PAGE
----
I knew that Burgess believed in me and that gave me the courage to pursue honors programs and to graduate cum laude. However, there was a deeper initiation into the vicissitudes of life that would take me to my edge. Opening my heart to this young, charismatic, and idealistic man transported me into unknown territory. Crossing the “racial barrier” was an initiation that required a level of courage I did not know I had. I can remember looks from people imbued with much fear, fear of crossing a line. After all, I was in the South. I remember Michael telling me that prejudice in the North was just as prevalent as in the South, it was just more hidden. I clearly felt the pain of bearing a scarlet letter across my chest not unlike the yellow stars my ancestors were forced to wear. I felt the shame from the projection of other people’s fears. However, this was an initiation I was willing to undertake. After all, the feeling in my heart was undeniable.

I can remember that day I looked at Burgess and no longer saw a black person looking at me. This was the young man I loved with all my heart. I didn’t realize the depth of initiation I was undergoing.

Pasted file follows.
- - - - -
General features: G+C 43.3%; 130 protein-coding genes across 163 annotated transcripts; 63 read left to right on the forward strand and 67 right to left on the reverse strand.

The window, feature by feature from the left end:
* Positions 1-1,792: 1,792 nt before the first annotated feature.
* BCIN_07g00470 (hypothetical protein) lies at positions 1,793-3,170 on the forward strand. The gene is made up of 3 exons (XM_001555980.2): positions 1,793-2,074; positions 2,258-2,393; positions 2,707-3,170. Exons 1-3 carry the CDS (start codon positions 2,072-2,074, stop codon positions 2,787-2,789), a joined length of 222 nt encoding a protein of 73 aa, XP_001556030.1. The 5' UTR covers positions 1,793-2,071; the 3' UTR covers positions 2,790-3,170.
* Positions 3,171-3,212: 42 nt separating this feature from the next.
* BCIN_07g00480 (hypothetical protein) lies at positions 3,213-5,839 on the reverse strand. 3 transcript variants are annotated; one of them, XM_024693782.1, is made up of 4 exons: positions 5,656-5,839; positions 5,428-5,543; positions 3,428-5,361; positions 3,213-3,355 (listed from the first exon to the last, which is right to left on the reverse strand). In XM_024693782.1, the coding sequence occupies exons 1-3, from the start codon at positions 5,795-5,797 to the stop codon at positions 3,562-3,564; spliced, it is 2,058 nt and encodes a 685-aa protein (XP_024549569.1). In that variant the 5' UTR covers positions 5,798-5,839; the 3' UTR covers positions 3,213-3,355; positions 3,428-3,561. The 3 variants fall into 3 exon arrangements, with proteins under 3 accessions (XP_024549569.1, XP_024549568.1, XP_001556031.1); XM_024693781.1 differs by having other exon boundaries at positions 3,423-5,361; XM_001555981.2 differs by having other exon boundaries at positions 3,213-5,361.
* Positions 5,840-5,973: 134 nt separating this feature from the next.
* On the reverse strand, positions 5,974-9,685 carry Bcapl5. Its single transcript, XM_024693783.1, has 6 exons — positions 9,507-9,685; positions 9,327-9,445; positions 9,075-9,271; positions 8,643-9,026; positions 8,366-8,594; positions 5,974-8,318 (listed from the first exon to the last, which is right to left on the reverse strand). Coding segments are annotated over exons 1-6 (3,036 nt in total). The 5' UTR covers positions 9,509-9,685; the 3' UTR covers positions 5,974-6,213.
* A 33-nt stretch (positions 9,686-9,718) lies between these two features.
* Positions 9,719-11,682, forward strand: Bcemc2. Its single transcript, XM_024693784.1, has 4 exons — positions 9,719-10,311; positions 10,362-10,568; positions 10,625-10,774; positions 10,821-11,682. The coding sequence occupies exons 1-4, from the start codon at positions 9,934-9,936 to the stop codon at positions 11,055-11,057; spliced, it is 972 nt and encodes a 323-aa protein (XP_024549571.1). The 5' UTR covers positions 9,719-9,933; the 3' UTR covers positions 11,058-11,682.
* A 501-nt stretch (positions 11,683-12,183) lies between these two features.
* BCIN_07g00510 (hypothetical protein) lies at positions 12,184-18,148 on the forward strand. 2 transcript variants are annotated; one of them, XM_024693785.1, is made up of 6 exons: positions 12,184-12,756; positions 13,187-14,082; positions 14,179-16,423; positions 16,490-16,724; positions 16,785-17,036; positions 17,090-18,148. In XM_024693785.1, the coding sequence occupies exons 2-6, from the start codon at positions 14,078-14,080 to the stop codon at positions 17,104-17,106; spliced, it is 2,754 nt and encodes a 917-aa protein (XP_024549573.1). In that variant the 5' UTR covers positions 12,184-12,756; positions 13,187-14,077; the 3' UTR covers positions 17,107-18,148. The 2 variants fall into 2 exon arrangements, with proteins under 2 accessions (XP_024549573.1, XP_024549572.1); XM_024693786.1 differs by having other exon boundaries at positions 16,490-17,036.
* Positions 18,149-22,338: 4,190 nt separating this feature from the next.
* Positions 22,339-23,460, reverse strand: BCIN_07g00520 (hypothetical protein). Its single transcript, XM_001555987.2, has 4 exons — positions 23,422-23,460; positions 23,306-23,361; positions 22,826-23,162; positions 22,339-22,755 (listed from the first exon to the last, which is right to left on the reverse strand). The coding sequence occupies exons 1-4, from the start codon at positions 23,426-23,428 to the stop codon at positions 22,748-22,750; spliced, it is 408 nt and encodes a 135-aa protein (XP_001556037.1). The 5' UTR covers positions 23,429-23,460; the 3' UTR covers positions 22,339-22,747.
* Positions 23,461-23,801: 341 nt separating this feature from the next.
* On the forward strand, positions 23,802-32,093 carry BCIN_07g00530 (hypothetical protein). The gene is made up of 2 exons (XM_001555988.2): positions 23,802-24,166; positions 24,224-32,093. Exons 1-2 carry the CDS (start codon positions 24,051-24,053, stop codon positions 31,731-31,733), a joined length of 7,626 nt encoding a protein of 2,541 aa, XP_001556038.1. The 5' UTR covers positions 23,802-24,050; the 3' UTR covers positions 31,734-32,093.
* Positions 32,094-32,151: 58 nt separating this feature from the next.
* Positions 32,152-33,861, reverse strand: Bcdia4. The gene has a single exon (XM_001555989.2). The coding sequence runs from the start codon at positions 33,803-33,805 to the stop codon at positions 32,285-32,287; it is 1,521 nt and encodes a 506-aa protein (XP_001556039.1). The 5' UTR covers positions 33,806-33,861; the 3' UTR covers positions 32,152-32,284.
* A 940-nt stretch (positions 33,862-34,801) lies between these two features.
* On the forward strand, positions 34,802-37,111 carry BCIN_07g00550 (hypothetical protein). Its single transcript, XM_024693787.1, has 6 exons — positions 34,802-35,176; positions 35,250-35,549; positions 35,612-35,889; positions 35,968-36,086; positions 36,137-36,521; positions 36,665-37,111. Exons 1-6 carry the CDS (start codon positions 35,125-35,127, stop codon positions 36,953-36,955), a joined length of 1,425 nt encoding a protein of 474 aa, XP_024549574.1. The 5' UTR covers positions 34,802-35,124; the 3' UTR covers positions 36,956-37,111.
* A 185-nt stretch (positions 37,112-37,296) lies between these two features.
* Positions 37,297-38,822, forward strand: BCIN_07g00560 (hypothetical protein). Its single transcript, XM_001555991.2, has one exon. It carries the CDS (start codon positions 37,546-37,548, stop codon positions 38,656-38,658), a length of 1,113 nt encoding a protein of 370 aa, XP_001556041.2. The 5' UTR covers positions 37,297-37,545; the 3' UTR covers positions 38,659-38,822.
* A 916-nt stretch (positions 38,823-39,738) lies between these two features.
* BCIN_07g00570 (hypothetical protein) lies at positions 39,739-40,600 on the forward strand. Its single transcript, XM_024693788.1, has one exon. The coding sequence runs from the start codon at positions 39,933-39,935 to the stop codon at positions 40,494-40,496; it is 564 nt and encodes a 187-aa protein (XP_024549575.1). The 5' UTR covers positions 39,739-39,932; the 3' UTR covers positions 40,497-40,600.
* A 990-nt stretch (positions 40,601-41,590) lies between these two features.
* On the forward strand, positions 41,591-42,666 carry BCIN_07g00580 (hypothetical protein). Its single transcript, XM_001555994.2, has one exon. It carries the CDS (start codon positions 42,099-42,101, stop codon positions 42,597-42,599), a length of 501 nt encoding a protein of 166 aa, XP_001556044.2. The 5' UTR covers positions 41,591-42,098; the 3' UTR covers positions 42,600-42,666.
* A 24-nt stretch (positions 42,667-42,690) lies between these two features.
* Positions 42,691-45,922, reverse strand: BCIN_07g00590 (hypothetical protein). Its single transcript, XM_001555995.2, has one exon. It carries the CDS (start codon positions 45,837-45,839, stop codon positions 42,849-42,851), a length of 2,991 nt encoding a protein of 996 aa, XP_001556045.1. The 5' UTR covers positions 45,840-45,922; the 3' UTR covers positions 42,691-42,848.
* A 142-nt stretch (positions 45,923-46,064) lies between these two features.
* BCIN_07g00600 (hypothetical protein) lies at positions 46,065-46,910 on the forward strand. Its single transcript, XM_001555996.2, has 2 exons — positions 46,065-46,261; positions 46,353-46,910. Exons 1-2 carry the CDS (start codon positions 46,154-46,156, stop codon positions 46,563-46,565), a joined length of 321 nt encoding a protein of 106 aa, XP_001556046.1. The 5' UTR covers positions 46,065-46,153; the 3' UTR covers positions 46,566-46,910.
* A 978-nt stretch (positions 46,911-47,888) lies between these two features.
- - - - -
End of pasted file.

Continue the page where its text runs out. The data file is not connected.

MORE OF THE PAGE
And now, forty years later we have reconnected on a soul level. We are revisiting the influence that connection had in our lives during such formative years. Despite Burgess and me practicing completely different religions and ideologies, there is still a spiritual connection that transcends the social constructs that would otherwise force separation.

After forty years we are reconciling our differences and acknowledging both the idealism of our youth and the excavations we have courageously and willingly undergone building bridges instead of walls in our hearts. I know these bridges will filter down to our children and our grandchildren to affect a world that is more inclusive.

Sharing what we have learned over the last forty years and revisiting our limitations from the past is bringing a healing that would otherwise have been unimaginable to me. Saying the things to each other we were too immature to grasp at that age has brought a deep level of completion and clarity.

When I crossed the racial boundaries, I opened up a level of empathy for the vulnerability and potential terror a mother of African-American children feels; I opened my heart to the multicultural families I would work with in my career. Burgess and I raised our children to cross cultural lines as well, and to not just believe in diversity, but to live it, to marry people of different cultures, giving birth to grandchildren who have the courage to bring in the New World.

These personal communications between Burgess and me are not just healing our human hearts, but they are changing the world, or they are showing us how we have already changed the world.
Disclaimer: Burgess and I have remained friends, but our philosophico-political leanings are diametrically opposed. I, in no way, support his political beliefs and, frankly, believe he has gone off the deep end. Although I will always love him, I cannot, in good faith, have a friendship with him and this saddens me.